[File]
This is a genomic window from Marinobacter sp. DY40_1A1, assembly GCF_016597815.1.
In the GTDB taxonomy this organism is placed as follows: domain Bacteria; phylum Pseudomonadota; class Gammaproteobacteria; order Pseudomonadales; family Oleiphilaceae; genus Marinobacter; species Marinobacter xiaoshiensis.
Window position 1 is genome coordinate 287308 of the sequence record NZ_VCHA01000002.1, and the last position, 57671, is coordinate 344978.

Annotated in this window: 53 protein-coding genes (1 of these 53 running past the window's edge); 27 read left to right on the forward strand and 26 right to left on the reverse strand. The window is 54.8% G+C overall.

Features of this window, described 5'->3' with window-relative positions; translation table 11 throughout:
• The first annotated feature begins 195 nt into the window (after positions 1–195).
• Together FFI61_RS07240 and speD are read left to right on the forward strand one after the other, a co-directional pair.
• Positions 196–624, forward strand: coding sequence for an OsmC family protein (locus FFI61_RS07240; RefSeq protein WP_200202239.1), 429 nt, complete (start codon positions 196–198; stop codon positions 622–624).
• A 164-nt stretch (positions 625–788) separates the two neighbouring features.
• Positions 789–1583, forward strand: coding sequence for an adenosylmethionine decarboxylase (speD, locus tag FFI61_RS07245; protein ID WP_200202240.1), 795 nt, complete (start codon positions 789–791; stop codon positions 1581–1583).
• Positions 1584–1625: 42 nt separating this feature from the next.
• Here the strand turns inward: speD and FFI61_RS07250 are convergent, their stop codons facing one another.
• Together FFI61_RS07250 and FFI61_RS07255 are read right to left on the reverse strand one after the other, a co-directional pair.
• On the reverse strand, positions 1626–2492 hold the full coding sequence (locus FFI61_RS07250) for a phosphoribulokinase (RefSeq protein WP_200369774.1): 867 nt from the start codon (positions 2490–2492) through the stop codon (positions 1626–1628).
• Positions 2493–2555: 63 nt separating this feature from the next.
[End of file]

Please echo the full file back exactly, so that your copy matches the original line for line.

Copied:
This is a genomic window from Marinobacter sp. DY40_1A1, assembly GCF_016597815.1.
In the GTDB taxonomy this organism is placed as follows: domain Bacteria; phylum Pseudomonadota; class Gammaproteobacteria; order Pseudomonadales; family Oleiphilaceae; genus Marinobacter; species Marinobacter xiaoshiensis.
Window position 1 is genome coordinate 287308 of the sequence record NZ_VCHA01000002.1, and the last position, 57671, is coordinate 344978.

Annotated in this window: 53 protein-coding genes (1 of these 53 running past the window's edge); 27 read left to right on the forward strand and 26 right to left on the reverse strand. The window is 54.8% G+C overall.

Features of this window, described 5'->3' with window-relative positions; translation table 11 throughout:
• The first annotated feature begins 195 nt into the window (after positions 1–195).
• Together FFI61_RS07240 and speD are read left to right on the forward strand one after the other, a co-directional pair.
• Positions 196–624, forward strand: coding sequence for an OsmC family protein (locus FFI61_RS07240; RefSeq protein WP_200202239.1), 429 nt, complete (start codon positions 196–198; stop codon positions 622–624).
• A 164-nt stretch (positions 625–788) separates the two neighbouring features.
• Positions 789–1583, forward strand: coding sequence for an adenosylmethionine decarboxylase (speD, locus tag FFI61_RS07245; protein ID WP_200202240.1), 795 nt, complete (start codon positions 789–791; stop codon positions 1581–1583).
• Positions 1584–1625: 42 nt separating this feature from the next.
• Here the strand turns inward: speD and FFI61_RS07250 are convergent, their stop codons facing one another.
• Together FFI61_RS07250 and FFI61_RS07255 are read right to left on the reverse strand one after the other, a co-directional pair.
• On the reverse strand, positions 1626–2492 hold the full coding sequence (locus FFI61_RS07250) for a phosphoribulokinase (RefSeq protein WP_200369774.1): 867 nt from the start codon (positions 2490–2492) through the stop codon (positions 1626–1628).
• Positions 2493–2555: 63 nt separating this feature from the next.